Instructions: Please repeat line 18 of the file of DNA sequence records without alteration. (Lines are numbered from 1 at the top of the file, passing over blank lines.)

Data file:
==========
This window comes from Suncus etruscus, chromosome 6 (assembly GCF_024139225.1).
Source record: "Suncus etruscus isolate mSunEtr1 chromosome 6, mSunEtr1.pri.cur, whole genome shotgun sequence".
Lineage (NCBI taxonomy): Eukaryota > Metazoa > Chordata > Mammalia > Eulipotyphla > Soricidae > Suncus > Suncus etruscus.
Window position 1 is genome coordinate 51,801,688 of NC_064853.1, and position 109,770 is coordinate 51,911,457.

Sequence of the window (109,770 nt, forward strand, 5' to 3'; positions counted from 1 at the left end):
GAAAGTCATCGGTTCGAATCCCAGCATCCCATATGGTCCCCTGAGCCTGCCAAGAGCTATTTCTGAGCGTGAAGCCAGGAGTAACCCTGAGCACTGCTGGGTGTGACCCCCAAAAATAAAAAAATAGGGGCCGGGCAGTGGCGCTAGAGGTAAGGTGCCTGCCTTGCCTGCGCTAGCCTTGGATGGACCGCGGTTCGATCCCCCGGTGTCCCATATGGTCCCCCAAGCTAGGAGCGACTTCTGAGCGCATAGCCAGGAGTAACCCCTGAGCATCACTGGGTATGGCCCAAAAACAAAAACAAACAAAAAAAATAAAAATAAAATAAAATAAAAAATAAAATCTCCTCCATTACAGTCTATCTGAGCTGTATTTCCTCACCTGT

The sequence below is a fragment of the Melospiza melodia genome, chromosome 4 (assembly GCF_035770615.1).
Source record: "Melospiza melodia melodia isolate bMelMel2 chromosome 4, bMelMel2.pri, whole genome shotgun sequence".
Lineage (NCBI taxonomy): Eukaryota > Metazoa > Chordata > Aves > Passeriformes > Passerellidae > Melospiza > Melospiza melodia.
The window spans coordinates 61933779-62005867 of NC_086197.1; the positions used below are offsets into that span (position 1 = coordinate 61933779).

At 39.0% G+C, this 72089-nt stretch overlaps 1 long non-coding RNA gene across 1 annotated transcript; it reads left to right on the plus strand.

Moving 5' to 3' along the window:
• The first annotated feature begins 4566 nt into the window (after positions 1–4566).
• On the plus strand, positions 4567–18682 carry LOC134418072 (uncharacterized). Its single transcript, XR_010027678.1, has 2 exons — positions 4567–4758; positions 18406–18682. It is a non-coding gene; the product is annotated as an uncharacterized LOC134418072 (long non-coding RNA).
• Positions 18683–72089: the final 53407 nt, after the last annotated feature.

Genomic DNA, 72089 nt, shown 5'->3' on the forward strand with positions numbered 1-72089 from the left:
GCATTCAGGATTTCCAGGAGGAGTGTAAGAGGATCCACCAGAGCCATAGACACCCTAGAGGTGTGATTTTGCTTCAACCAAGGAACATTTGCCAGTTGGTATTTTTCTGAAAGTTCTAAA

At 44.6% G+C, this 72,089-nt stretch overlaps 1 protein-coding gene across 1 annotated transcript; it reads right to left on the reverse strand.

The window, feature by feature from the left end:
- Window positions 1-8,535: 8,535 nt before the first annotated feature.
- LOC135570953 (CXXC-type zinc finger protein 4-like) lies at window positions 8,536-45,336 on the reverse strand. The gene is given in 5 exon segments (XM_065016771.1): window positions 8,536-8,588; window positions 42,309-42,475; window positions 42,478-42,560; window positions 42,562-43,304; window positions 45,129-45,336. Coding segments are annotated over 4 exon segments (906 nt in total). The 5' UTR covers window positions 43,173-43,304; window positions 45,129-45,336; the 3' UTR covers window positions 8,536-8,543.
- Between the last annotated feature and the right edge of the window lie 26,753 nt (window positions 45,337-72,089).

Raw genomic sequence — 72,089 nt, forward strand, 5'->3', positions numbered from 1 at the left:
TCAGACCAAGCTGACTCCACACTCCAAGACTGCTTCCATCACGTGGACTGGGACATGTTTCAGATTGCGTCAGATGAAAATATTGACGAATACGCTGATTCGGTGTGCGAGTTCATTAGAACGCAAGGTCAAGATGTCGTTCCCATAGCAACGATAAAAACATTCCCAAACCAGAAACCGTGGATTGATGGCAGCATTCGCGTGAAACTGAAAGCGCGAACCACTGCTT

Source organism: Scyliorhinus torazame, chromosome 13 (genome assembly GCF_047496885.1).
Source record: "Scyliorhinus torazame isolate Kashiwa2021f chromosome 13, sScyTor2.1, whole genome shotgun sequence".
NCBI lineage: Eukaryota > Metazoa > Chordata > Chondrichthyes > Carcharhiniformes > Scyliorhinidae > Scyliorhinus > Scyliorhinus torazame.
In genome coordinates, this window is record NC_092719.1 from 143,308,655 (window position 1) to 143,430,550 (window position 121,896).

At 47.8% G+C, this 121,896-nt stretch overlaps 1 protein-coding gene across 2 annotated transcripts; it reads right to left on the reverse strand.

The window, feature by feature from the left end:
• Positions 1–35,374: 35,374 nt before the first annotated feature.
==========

At 44.6% G+C, this 72,089-nt stretch overlaps 1 protein-coding gene across 1 annotated transcript; it reads right to left on the reverse strand.